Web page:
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Local News

  • Undersheriff to teach county employees self-defense

    "Everyone has a plan until they've been hit."

    — Joe Louis

    Clear Creek County Undersheriff Stu Nay has worked as a law enforcement officer for almost 30 years — and he knows a little bit about self-defense.

    Nay has been a patrol officer, field training officer, and a firearms, driving and defensive tactics instructor — as well as a SWAT team member, sergeant and chief of police. In 2001, Nay was appointed by Clear Creek County Sheriff Don Krueger as undersheriff.

  • G-Town narrows town administrator finalists to two

    The search for Georgetown’s new town administrator has been narrowed to two finalists, and the position could be filled before next week. The town’s board of selectmen interviewed candidates Jan. 6 to replace Chuck Stearns, who left the job Dec. 15 for a position in Whitefish, Mont.

    The board now faces a choice between R. Cory Nicholson, former town manager of Sebago, Maine, and Jim Blasing, a Pueblo resident who once served as director of public works in Canon City. A selection cannot be made until background and reference checks have been completed.

  • District to merge middle, high school

    The Clear Creek Board of Education unanimously approved a resolution Jan. 6 to combine grades 7-12 at the high school, a move designed to address the district's $300,000 deficit and declining enrollment.

    Under the plan, Carlson Elementary School will remain open, but plans for the middle school building remain uncertain. The district will merge the middle school and high school in time for the start of the fall semester.

  • Gold mining will return to Clear Creek County

    A mining company recently purchased the Stanley Gold Mine and intends to start full mining operations in Idaho Springs by this time next year.

    Robert Fabrizio, CEO and president of Nevada Empress Mining & Milling Co., said the company intends to hire between 50 and 75 employees for its operations in Clear Creek County.

    “We’ll try to hire as many local people as we can that are qualified,” Fabrizio said.

    According to Fabrizio, his company is also looking at 150 to 200 other mining claims in the area.

  • G-Town schedules Community Yard Sale for May 9-10

    GEORGETOWN — It’s time to start brushing off cobwebs and sorting clutter around the house — the 2009 Georgetown Community Yard Sale has officially been scheduled for May 9 and 10.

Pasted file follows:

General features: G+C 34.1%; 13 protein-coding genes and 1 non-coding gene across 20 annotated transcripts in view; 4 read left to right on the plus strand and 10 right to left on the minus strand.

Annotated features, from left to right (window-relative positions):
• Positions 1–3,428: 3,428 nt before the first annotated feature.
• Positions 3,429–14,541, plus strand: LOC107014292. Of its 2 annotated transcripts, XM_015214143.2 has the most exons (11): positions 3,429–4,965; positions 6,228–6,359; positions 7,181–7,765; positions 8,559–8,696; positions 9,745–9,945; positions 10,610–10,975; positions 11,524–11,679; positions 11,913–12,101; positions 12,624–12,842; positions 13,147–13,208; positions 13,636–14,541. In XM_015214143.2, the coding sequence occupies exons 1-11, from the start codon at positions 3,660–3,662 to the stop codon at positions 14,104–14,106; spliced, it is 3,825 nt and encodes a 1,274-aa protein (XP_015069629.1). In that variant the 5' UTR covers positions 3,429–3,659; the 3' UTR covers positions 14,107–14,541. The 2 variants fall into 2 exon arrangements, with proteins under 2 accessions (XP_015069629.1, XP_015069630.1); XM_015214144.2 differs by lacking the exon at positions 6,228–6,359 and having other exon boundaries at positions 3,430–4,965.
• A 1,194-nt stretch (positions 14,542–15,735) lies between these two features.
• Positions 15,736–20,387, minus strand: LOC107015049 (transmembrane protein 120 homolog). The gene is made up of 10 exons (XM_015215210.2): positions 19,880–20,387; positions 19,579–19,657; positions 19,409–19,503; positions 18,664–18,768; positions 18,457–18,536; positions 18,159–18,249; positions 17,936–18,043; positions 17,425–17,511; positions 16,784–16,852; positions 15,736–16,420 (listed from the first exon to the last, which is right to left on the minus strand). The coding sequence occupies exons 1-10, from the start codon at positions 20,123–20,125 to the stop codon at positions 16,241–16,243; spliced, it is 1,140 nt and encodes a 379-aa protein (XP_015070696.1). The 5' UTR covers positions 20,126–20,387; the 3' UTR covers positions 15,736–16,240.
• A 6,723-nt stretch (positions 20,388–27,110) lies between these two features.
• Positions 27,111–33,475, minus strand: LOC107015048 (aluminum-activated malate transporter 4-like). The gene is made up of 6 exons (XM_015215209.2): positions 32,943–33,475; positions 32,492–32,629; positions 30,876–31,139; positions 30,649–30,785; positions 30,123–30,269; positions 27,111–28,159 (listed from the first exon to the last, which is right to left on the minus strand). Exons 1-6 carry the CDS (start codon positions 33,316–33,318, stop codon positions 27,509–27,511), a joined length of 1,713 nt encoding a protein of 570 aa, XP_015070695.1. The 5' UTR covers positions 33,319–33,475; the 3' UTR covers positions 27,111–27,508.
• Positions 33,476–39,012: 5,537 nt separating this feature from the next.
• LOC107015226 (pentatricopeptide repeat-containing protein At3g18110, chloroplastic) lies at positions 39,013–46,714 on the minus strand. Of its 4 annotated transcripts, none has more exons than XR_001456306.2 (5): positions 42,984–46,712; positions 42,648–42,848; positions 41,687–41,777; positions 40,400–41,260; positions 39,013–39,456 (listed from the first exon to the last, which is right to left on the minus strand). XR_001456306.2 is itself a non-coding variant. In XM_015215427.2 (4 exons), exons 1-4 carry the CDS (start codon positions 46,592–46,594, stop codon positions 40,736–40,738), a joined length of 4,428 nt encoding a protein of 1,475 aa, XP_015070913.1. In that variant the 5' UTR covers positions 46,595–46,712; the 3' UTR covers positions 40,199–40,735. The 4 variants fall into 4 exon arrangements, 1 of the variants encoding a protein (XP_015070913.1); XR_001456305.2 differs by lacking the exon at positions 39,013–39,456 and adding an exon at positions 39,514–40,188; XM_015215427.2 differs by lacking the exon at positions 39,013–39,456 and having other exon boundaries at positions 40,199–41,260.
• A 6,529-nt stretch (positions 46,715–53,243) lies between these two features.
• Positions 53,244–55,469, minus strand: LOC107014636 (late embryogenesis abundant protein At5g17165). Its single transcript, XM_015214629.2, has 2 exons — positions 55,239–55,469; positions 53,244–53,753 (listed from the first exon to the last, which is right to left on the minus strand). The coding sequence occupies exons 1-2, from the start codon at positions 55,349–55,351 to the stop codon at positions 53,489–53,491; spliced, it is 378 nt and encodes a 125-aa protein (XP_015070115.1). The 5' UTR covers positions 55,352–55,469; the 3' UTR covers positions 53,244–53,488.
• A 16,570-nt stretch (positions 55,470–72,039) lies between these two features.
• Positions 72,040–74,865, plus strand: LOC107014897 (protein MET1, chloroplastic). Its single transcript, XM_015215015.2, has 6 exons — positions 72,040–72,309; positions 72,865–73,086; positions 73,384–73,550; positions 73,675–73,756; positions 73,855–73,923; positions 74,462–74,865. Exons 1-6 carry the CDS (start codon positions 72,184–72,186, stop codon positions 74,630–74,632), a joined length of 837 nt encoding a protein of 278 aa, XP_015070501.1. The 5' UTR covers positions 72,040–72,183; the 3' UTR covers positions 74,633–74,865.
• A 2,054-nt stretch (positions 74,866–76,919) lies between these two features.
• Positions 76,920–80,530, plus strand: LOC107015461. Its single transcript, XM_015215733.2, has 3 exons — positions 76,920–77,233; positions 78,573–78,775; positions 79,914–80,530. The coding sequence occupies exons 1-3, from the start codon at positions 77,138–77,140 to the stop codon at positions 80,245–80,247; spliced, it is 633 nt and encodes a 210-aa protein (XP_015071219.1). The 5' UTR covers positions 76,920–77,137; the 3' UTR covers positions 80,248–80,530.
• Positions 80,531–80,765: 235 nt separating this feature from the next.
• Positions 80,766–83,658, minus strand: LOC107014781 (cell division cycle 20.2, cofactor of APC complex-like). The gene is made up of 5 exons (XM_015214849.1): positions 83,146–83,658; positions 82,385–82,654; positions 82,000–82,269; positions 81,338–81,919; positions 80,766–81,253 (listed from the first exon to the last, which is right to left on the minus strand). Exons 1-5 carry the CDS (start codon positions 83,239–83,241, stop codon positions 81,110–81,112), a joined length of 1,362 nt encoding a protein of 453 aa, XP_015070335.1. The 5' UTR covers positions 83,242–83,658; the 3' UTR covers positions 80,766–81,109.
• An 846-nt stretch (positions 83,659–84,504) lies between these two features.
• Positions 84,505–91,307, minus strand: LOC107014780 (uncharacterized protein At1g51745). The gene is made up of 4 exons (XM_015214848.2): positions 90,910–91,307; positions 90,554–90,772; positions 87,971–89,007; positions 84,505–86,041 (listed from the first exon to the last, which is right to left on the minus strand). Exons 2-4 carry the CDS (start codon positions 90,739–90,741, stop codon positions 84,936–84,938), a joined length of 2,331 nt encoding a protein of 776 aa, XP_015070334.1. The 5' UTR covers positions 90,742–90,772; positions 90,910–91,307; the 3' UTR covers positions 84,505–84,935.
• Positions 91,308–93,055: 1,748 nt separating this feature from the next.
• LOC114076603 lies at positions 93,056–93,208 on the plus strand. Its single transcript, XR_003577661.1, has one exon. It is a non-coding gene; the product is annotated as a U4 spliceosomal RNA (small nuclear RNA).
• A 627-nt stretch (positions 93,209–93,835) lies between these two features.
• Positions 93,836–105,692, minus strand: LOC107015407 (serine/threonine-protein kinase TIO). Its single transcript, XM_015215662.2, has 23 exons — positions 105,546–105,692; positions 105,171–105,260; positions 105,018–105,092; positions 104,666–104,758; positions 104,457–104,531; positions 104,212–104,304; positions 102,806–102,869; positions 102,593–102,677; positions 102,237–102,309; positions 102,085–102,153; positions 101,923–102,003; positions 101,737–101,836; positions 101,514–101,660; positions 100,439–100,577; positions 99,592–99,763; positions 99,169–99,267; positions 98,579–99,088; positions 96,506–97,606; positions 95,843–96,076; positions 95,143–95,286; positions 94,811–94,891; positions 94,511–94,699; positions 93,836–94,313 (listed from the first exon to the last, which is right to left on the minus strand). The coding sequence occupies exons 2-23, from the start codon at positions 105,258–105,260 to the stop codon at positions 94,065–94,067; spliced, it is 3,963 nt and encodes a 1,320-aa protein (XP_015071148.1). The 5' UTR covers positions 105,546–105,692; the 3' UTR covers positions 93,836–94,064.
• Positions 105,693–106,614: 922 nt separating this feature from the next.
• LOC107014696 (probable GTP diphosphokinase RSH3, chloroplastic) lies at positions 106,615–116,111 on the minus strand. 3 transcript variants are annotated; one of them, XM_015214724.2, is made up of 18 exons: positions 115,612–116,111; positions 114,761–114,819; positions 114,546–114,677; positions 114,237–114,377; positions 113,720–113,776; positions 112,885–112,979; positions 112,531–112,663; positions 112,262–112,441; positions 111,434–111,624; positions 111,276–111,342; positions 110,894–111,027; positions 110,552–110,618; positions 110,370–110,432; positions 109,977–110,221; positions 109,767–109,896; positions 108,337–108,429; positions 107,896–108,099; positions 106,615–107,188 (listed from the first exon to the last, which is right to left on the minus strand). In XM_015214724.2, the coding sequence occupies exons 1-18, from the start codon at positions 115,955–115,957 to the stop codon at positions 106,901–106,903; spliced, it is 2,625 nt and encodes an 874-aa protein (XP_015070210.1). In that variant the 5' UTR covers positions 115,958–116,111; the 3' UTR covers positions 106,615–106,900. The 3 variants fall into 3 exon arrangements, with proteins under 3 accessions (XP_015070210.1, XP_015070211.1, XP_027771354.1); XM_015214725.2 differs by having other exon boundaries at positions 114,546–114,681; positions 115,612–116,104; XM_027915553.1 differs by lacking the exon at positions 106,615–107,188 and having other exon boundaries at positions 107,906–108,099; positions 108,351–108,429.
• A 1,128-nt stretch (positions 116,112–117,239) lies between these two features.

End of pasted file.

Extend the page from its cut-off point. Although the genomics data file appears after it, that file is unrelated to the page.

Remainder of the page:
• A life on patrol

    David Cillessen is a cop — and he’s never wanted to be anything else. While many children daydream about being cowboys, astronauts or the president, Cillessen was struck at an early with the idea of being a police officer. And he never wavered.

    “I’ve never had any aspirations to do anything else,” Cillessen said. “So I went to college, graduated college, got married, went to the police academy and got on the job. I’ve been doing police work my entire adult life.”

  • Free seminar designed to help those looking for work

    Judaism in the Foothills and the Canyon Courier are co-sponsoring a free weekly seminar in the Evergreen area to help people who are looking for work in the ailing economy.

    Rabbi Levi Brackman will give a presentation designed to help people as they transition to new careers or businesses. The lessons, wisdom and advice that Brackman offers come from the Torah and Judaism’s other ancient texts, but the seminars are open to all people no matter their religion or background.

    Brackman will help the attendees to:

  • BREAKING NEWS: District decides to go 7-12

    The Clear Creek County school board decided Tuesday evening to move the middle school to the high school building as a response to the district's financial and enrollment declines. Under this plan, Carlson Elementary School will remain open.

    Below is a letter from district superintendent Bill Patterson and the resolution approved by the Clear Creek County Board of Education:

     

    Announcement of Board Action

  • School restructuring brings heated comments

    The possibility of closing a school to address the district’s $300,000 deficit proved an emotional topic at a crowded meeting of the Clear Creek school board Monday night.

    The meeting was held in the Clear Creek High School auditorium so audience members could comment on proposals for restructuring grades. Speakers at times became heated, and prompted uproarious applause on several occasions.

    Schools Superintendent Bill Patterson, who led the task force charged with recommending a solution to the board, explained the pluses and drawbacks of potential solutions.

  • Free seminar designed to help those looking for work

    Judaism in the Foothills and Evergreen Newspapers are co-sponsoring a free weekly seminar in the Evergreen area to help people who are looking for work in the ailing economy.

    Rabbi Levi Brackman will give a presentation designed to help people as they transition to new careers or businesses. The lessons, wisdom and advice that Brackman offers come from the Torah and Judaism’s other ancient texts, but the seminars are open to all people no matter their religion or background.

    Brackman will help the attendees to: